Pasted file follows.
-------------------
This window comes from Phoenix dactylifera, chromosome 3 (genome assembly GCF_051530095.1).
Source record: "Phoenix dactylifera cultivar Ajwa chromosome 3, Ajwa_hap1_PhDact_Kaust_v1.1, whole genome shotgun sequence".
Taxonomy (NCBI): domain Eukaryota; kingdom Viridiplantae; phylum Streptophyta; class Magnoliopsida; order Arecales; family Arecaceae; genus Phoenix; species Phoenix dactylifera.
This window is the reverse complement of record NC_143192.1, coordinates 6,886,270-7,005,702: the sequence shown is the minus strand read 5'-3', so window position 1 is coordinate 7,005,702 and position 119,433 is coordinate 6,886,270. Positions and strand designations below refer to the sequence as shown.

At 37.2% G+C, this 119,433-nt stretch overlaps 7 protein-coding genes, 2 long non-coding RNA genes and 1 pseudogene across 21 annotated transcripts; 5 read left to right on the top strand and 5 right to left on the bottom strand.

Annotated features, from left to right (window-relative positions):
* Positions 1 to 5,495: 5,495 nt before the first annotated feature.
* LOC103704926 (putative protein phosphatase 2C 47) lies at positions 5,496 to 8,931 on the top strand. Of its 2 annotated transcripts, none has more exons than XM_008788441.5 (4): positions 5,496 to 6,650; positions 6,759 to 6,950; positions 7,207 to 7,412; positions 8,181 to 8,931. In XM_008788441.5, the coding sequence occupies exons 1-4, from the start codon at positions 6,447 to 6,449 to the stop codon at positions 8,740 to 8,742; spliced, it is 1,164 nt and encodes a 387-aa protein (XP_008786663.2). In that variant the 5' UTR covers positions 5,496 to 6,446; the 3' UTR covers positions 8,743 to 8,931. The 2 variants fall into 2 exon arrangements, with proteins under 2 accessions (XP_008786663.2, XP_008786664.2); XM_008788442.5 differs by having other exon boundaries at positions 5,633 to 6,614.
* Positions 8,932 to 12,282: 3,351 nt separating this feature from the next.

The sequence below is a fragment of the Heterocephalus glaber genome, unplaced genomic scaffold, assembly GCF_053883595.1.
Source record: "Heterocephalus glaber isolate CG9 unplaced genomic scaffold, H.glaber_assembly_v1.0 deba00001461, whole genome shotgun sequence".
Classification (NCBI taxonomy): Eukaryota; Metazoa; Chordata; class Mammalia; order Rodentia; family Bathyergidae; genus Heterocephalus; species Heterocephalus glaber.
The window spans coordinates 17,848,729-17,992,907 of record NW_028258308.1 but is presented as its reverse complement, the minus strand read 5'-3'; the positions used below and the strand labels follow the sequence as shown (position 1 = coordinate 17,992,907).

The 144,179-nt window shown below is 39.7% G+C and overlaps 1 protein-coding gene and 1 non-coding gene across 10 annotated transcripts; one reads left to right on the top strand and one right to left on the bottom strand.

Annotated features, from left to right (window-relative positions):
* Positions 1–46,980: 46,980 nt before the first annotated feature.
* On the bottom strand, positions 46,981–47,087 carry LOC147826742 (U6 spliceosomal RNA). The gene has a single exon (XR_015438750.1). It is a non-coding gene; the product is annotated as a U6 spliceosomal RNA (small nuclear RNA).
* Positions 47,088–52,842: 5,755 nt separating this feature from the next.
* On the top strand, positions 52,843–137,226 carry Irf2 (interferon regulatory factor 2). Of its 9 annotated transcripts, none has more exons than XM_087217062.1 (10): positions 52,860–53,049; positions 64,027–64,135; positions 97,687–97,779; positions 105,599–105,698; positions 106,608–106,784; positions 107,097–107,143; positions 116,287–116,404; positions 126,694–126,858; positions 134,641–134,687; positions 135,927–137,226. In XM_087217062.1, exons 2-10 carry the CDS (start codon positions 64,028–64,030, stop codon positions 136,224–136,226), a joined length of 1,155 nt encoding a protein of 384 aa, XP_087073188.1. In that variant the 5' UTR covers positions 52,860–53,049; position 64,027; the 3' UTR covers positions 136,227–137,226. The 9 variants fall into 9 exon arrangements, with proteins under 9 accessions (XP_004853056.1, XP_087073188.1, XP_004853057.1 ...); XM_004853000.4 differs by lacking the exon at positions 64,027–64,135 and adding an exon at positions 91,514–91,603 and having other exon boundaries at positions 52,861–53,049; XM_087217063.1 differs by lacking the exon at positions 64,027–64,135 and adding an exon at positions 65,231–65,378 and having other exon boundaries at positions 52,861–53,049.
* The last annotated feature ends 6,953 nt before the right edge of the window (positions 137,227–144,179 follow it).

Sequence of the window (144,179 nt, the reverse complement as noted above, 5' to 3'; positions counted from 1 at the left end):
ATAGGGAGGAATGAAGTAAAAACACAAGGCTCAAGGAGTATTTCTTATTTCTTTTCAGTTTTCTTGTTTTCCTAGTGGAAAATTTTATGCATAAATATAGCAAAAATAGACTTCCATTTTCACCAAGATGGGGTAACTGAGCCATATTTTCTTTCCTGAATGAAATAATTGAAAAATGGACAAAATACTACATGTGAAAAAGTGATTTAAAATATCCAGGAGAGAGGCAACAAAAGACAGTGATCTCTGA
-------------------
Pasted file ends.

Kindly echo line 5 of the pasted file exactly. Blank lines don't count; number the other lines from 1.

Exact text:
At 37.2% G+C, this 119,433-nt stretch overlaps 7 protein-coding genes, 2 long non-coding RNA genes and 1 pseudogene across 21 annotated transcripts; 5 read left to right on the top strand and 5 right to left on the bottom strand.